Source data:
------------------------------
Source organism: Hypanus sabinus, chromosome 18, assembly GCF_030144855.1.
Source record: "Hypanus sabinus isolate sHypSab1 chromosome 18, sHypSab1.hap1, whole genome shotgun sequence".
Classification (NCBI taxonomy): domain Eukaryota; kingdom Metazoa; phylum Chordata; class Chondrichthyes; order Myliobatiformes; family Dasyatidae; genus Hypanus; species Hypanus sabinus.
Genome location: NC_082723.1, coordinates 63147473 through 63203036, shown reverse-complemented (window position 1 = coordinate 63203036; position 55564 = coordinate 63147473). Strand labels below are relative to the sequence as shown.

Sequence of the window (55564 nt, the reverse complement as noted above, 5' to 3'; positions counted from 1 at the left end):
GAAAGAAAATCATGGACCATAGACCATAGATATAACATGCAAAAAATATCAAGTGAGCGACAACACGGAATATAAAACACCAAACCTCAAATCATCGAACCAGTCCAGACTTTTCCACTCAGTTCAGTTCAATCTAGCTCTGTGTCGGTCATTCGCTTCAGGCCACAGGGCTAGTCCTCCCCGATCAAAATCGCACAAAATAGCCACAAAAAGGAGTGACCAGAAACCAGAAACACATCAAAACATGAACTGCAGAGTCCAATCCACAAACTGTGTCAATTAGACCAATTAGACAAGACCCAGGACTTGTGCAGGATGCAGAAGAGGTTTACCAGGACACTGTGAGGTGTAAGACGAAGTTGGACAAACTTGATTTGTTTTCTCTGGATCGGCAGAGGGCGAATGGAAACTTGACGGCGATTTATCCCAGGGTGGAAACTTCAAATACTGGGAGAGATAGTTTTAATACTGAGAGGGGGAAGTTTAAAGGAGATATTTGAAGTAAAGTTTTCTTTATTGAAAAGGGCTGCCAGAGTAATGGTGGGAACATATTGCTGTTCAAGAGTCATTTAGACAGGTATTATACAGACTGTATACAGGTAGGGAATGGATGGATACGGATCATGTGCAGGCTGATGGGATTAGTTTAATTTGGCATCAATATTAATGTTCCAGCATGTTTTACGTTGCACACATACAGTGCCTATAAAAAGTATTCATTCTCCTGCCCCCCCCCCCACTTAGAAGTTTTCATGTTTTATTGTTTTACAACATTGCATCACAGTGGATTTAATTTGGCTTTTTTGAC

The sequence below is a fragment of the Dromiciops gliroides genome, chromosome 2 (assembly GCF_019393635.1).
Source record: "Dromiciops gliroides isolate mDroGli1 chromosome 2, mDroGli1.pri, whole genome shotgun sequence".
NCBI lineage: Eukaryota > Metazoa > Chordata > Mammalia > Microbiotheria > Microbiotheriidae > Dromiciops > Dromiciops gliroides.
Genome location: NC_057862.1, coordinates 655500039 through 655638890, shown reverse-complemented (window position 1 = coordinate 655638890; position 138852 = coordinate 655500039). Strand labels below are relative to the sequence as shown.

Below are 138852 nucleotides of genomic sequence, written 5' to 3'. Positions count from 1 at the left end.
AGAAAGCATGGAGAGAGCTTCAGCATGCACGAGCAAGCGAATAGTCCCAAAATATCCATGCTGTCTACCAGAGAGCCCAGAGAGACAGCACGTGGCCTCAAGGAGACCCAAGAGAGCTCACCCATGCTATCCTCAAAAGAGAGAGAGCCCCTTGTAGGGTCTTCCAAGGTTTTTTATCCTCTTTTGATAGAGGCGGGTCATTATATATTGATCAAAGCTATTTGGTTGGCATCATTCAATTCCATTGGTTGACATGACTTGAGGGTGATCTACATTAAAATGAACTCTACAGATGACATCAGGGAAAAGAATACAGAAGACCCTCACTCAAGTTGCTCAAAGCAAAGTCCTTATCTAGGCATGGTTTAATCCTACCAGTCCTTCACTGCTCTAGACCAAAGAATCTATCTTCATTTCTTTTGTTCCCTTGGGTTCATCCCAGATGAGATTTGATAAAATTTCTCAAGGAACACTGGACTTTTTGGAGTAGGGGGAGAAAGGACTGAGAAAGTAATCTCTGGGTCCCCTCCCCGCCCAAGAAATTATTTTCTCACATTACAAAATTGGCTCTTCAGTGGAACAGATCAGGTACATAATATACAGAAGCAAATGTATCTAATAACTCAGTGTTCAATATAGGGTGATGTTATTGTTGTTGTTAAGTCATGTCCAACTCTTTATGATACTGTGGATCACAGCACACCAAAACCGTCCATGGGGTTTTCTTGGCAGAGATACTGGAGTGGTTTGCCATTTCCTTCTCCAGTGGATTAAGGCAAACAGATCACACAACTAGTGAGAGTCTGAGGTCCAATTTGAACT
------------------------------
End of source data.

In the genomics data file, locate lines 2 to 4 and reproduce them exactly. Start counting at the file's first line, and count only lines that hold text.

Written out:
Source record: "Hypanus sabinus isolate sHypSab1 chromosome 18, sHypSab1.hap1, whole genome shotgun sequence".
Classification (NCBI taxonomy): domain Eukaryota; kingdom Metazoa; phylum Chordata; class Chondrichthyes; order Myliobatiformes; family Dasyatidae; genus Hypanus; species Hypanus sabinus.
Genome location: NC_082723.1, coordinates 63147473 through 63203036, shown reverse-complemented (window position 1 = coordinate 63203036; position 55564 = coordinate 63147473). Strand labels below are relative to the sequence as shown.